Endangered Poetry Project, Graphic Novel Modernizes Jane Eyre, and More


Every day Poets & Writers Magazine scans the headlines—from publishing reports to academic announcements to literary dispatches—for all the news that creative writers need to know. Here are today’s stories:

The National Poetry Library in London has launched the Endangered Poetry Project to solicit, collect, and translate poems in endangered languages. UNESCO estimates that more than half of the world’s seven thousand languages are endangered.

“Before plot or dialogue or even character, the mind needs to be observant, nimble, playful, and curious around the world around it. Without that, fiction is DOA.” Carmen Maria Machado talks about writing her obsessions; her new story collection, Her Body and Other Parties; and her forthcoming memoir, House in Indiana. (Millions)

“I want to tap the shoulder of the eleven-year-old girl I was and show her this book…” Screenwriter Aline Brosh McKenna talks about her graphic novel adaptation of Jane Eyre, illustrated by Ramon Perez and published last week by Archaia. In McKenna’s adaptation, Jane is a small-town girl who moves to New York to attend art school and ends up working as a nanny for Mr. Rochester. (Publishers Weekly)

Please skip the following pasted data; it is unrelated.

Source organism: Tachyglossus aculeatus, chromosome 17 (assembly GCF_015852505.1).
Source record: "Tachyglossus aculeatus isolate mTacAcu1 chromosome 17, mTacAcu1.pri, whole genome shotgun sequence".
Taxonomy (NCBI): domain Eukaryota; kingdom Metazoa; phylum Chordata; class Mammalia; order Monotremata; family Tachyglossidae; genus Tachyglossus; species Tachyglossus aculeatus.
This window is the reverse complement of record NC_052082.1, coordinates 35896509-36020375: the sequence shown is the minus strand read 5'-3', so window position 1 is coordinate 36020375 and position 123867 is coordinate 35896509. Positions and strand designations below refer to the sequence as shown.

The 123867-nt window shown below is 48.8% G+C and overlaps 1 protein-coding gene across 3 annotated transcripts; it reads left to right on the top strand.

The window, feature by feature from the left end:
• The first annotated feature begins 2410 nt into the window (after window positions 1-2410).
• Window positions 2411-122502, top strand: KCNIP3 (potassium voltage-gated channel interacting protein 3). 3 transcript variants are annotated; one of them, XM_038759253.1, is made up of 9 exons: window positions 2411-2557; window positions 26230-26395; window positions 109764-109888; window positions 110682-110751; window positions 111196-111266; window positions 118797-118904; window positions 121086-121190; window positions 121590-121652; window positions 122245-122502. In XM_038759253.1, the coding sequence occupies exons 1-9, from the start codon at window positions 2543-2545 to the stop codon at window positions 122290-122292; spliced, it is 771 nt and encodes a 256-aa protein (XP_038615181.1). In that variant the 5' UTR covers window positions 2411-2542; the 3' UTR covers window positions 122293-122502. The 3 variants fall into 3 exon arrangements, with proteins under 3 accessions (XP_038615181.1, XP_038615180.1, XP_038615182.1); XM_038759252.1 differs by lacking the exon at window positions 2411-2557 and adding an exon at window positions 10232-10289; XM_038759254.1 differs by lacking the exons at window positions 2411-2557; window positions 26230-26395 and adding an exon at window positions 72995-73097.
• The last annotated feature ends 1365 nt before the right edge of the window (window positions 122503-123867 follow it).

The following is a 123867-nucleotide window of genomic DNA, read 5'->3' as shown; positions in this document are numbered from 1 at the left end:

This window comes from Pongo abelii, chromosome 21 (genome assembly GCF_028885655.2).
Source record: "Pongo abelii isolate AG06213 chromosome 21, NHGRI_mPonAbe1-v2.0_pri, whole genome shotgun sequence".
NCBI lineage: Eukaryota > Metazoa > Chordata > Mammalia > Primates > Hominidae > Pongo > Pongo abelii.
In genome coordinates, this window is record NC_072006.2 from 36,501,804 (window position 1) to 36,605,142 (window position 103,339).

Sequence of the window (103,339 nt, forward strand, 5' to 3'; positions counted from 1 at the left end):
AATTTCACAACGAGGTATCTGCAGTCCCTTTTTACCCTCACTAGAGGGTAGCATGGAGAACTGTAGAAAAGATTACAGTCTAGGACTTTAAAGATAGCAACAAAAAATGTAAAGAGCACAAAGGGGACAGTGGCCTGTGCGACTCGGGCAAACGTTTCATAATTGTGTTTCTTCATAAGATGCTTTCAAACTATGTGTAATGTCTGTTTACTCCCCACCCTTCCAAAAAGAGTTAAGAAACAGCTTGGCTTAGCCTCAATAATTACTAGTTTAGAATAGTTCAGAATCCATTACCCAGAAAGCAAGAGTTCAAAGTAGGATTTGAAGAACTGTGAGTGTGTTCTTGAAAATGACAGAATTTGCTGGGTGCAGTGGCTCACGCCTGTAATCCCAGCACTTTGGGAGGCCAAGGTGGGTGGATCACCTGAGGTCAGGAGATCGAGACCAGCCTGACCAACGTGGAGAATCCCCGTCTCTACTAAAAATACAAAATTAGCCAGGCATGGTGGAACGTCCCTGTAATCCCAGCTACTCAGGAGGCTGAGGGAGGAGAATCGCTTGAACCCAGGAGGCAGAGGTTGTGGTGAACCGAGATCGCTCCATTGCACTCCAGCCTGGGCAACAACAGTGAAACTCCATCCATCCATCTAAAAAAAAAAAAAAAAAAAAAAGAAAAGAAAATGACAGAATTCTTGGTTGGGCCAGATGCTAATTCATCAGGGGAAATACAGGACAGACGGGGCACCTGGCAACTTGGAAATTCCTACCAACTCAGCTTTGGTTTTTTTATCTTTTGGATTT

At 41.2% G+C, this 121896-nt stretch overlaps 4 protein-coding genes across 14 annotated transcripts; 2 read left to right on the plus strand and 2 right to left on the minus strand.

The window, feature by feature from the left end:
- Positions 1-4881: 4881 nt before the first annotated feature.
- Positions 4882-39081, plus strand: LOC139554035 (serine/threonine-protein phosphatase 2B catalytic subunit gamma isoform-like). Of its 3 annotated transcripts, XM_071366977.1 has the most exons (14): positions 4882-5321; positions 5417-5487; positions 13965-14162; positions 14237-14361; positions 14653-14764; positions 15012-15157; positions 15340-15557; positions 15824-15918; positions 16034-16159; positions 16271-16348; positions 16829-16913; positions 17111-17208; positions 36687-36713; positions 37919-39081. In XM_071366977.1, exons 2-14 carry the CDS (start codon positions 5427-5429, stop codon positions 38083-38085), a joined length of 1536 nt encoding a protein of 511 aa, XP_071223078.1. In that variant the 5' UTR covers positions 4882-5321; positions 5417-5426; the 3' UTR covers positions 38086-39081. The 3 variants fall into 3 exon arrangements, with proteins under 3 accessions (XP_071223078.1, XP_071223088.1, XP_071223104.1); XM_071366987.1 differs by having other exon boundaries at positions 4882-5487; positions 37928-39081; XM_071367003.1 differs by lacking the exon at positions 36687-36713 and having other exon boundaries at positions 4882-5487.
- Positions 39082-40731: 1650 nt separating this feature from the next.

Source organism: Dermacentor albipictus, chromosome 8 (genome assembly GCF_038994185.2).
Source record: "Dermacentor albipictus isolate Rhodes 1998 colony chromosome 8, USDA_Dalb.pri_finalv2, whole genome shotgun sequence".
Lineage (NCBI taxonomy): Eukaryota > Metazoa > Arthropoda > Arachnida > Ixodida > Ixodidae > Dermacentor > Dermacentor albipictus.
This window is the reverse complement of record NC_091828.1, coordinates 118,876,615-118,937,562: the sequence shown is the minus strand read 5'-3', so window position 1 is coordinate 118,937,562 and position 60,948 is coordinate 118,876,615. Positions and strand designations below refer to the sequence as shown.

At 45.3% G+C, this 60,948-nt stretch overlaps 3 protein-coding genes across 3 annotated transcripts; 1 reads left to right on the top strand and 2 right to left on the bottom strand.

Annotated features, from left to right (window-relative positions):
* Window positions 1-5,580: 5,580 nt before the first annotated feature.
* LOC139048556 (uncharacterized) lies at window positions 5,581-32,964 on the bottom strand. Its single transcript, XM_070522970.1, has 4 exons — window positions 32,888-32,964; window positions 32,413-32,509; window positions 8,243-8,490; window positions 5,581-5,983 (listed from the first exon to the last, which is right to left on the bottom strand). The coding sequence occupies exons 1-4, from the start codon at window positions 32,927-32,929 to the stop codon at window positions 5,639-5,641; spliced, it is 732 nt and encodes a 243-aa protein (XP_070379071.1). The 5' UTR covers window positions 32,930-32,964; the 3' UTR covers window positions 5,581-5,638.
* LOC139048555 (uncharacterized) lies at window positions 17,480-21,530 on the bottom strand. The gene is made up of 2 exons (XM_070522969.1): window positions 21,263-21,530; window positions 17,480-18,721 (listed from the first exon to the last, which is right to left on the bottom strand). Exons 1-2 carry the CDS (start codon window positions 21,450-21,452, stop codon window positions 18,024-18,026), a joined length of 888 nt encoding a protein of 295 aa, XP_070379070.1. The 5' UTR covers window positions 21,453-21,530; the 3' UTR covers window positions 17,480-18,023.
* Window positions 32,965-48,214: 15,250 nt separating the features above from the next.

Letters written by Marcel Proust reveal that he paid for favorable reviews of Swann’s Way to appear in major French newspapers. In October, Sotheby’s will auction off a rare copy of the novel, which is now regarded as a masterpiece, for an estimated £438,000. (Guardian)

Writer Kit Reed has died at age eighty-five. Reed wrote several novels and story collections, considering herself “a writer of speculative fiction who trafficked not in aliens or flying saucers but in quirky, fantastic and tough-minded leaps from the realities of contemporary culture.” (New York Times)

“Take your time. Don’t rush through your projects, and don’t believe anyone who’s telling you to rush through them either. Just really take your time with your work. Follow what is weird and strange that you do privately and consider that there’s probably writing in there.” Durga Chew-Bose offers writing advice and shares her experience writing her debut essay collection, Too Much and Not the Mood. (Creative Independent)

At the Los Angeles Times, poet Robin Coste Lewis talks about her childhood in Compton, her views on culture and identity, and her experience learning to write after brain damage.

At the Paris Review, Valerie Stivers cooks a Russian meal inspired by Gogol’s story “Old World Landowners.”